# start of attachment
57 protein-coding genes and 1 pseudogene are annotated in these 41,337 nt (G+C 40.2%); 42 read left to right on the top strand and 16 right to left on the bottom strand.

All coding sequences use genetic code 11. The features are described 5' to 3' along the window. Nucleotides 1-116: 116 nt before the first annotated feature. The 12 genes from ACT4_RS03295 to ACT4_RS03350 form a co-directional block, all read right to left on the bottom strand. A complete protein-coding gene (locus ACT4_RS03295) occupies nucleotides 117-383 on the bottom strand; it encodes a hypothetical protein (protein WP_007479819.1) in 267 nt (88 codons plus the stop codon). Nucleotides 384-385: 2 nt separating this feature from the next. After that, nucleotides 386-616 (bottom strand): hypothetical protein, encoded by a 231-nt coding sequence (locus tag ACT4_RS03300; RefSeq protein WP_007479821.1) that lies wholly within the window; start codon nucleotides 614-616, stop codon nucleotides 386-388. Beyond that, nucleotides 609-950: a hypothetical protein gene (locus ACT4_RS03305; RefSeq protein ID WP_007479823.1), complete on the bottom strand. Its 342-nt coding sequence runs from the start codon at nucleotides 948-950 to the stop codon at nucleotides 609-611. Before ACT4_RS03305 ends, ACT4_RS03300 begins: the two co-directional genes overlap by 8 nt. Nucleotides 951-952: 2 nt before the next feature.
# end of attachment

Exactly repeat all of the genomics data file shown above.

57 protein-coding genes and 1 pseudogene are annotated in these 41,337 nt (G+C 40.2%); 42 read left to right on the top strand and 16 right to left on the bottom strand.

All coding sequences use genetic code 11. The features are described 5' to 3' along the window. Nucleotides 1-116: 116 nt before the first annotated feature. The 12 genes from ACT4_RS03295 to ACT4_RS03350 form a co-directional block, all read right to left on the bottom strand. A complete protein-coding gene (locus ACT4_RS03295) occupies nucleotides 117-383 on the bottom strand; it encodes a hypothetical protein (protein WP_007479819.1) in 267 nt (88 codons plus the stop codon). Nucleotides 384-385: 2 nt separating this feature from the next. After that, nucleotides 386-616 (bottom strand): hypothetical protein, encoded by a 231-nt coding sequence (locus tag ACT4_RS03300; RefSeq protein WP_007479821.1) that lies wholly within the window; start codon nucleotides 614-616, stop codon nucleotides 386-388. Beyond that, nucleotides 609-950: a hypothetical protein gene (locus ACT4_RS03305; RefSeq protein ID WP_007479823.1), complete on the bottom strand. Its 342-nt coding sequence runs from the start codon at nucleotides 948-950 to the stop codon at nucleotides 609-611. Before ACT4_RS03305 ends, ACT4_RS03300 begins: the two co-directional genes overlap by 8 nt. Nucleotides 951-952: 2 nt before the next feature.